1 Earthlearningidea - make your own rock Investigating how loose sediment may be stuck together to form a rock'. Ask a pupil to take a handful of sand and see if it is possible to make a rock' by squeezing it as hard as possible. (it isn't!). To become hard rocks , most sediments need to be cemented together. This idea can be tested with a variety of cements'. Before carrying out each part of the activity, ask pupils to predict how strong they think each rock' will be when it has dried. Dampen some sand with water and pack it tightly into the bottom of an old plastic cup or small pot. Cut away the plastic carefully and leave the sand pellet to dry. Repeat this several times, but mix the sand beforehand with any suitable cements' that come to hand. Use a ratio of about one part of cement'. to four parts of damp sand. The cements' could The kitchen table' version:- a) Mixing the damp sand and include salt, sugar, plaster of Paris, etc.
2 (Refer to plaster note in Resource List). Note: Pupils should be warned not to confuse manufactured builders' cement powder with the materials that they are using. An alternative name for these could be rock glue'. If an old 20 ml syringe is available, the nozzle end can be cut off with a hacksaw and the syringe used several times to make a more uniform series of rock' pellets than can be achieved with the plastic cups described above. Ask the pupils to devise a fair way to test the strength of their rocks after they have hardened. When the rocks ' have become hard (which may take a day or so), pupils can then be invited to test b) cutting out the hardened pellet them to destruction, to see which were made with the strongest cements. If possible, give them a piece of real sandstone to test as well. If they plan a series of tests, they should try the least destructive one first!
3 Many sedimentary rocks were once loose sediments that were cemented by natural cements in a very similar way. Natural cements were deposited by fluids flowing through the spaces between the grains. c) the result a lovely smooth rock'! Conglomerate a rock made of rounded pebbles cemented Making a rock' pellet in the lab using a sawn-off syringe together naturally. The cement in this case is silica, which is very hard. (Photos: P. Kennett). 1. Earthlearningidea - .. The back up The chemicals to form such a cement' come Title: make your own rock from groundwater, which is present in most sediments. Subtitle: Investigating how loose sediment may In practice, the cementing agent is usually be stuck together to form a rock' either silica (SiO2), calcium carbonate (CaCO3) or various compounds of iron. Topic: Compaction and cementation of Most naturally occurring rocks are more sediments.
4 Making, and subsequently testing, strongly cemented than those which can be rocks ' using sand and a range of cements'. made in a school classroom. Age range of pupils: 8-18 years Thinking skill development: A pattern is established that the tougher the Time needed to complete activity: 15 mins cement is, then the tougher will be the rock. Relating the findings from artificial cements in the Pupil Learning outcomes: Pupils can: classroom to real sedimentary rocks is a bridging demonstrate how rocks ' are made by concept. compacting and cementing loose sand;. devise a fair way of testing the strength of Resource list: their rocks '; sand explain that the strength of a rock may expendable small plastic cups or pots depend as much on the cement that holds the if available old 20ml syringes with the particles together as it does on the nozzle end cut off with a hacksaw composition of the particles themselves.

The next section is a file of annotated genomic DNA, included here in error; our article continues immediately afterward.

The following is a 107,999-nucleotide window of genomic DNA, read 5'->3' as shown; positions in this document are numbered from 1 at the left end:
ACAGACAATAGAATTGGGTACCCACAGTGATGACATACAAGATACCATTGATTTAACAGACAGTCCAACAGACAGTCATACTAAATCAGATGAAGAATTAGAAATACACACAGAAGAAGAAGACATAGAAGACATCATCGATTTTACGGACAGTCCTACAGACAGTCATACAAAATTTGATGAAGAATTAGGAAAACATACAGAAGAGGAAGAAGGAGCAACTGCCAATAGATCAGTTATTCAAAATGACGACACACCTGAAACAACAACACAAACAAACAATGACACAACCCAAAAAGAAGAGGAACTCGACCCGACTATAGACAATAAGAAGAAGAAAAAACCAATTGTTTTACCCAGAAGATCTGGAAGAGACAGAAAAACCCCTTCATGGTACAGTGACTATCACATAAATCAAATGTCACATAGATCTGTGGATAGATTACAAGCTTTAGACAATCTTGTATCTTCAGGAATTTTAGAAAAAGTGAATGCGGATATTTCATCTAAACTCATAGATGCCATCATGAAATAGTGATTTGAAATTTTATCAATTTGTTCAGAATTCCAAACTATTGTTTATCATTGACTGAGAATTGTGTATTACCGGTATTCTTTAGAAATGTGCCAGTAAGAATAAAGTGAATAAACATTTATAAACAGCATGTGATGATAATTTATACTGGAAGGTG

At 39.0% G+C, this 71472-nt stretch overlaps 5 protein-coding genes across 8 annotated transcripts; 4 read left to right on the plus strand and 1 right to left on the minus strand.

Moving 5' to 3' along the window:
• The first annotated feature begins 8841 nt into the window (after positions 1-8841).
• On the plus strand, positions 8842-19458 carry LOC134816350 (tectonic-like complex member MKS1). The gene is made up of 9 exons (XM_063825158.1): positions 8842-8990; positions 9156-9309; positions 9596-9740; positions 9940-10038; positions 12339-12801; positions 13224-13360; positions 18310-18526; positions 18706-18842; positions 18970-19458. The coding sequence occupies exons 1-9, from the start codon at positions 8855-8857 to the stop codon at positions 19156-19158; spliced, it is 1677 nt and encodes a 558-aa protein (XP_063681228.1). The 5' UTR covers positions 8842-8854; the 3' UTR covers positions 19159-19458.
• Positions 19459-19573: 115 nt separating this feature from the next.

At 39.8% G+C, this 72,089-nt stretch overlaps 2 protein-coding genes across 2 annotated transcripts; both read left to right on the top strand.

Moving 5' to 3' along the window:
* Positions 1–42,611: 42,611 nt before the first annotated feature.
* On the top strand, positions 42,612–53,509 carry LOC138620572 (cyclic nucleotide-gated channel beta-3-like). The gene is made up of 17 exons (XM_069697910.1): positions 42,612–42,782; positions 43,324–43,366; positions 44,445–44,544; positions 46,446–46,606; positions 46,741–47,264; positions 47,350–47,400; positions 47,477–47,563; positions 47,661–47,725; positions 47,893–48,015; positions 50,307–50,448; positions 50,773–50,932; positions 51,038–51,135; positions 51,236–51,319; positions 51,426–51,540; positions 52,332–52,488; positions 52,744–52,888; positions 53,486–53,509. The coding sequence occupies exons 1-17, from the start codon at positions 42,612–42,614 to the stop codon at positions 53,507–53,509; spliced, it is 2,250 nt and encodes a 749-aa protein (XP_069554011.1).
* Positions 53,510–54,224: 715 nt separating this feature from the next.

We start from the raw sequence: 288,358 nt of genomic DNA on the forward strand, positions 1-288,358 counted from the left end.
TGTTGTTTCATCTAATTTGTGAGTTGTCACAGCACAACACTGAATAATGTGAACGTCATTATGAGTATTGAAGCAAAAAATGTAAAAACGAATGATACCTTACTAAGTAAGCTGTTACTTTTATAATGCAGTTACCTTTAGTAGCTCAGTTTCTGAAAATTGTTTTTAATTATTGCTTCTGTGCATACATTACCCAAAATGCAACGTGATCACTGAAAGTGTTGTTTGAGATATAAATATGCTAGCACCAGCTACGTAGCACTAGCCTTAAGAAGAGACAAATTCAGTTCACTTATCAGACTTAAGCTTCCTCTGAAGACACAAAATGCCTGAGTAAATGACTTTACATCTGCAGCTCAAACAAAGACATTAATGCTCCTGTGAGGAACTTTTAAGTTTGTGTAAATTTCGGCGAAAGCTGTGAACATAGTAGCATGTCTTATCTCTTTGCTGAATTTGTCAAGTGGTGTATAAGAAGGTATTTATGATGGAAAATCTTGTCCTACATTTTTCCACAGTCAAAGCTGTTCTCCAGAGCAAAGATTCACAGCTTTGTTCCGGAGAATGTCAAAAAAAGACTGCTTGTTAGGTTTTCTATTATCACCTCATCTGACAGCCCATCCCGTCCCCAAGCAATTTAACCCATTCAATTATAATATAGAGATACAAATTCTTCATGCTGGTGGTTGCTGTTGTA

5 Water a range of cements , salt, sugar, plaster Context: The activity could form part of a lesson of Paris. Note: Care should be taken in dealing with sedimentary rocks and how they are using plaster of Paris, since it gives out formed. It may have applications to local building heat as it sets; only tiny quantities are materials. needed. Builders' cement powder is alkaline and should not be used. Following up the activity: stirring sticks Pupils can be asked to test the strength of any scissors, for cutting up the plastic cups real rocks that may be available. If the sample has large ball bearing, or similar item, for testing a flat surface, one simple test is to drop a ball the strength of the rocks by dropping on to bearing onto it from a height of, say 2m, and them record how high it bounces back. The more resistant the rock, the higher the rebound. Useful links: Compaction and cementation of sediments and other activities, in The Dynamic Underlying principles: Rock Cycle', on the Earth Science Education Unit Many basic textbooks claim (wrongly) that website: sediments become hard rocks simply by The making of sedimentary rocks - compacting them.
6 This normally applies only to fine grained sediments, such as clays, where electrostatic attraction helps to hold the particles together. Source: Earth Science Teachers' Association With sands and coarser grained sediments, (1991) Science of the Earth 11 14 Secondhand some sort of natural cement' is needed to rocks introducing sedimentary processes bind the particles together. Sheffield: Geo Supplies Ltd. Earthlearningidea team. The Earthlearningidea team seeks to produce a teaching idea every week, at minimal cost, with minimal resources, for teacher educators and teachers of Earth science through school-level geography or science, with an online discussion around every idea in order to develop a global support network. Earthlearningidea' has little funding and is produced largely by voluntary effort. Copyright is waived for original material contained in this activity if it is required for use within the laboratory or classroom.
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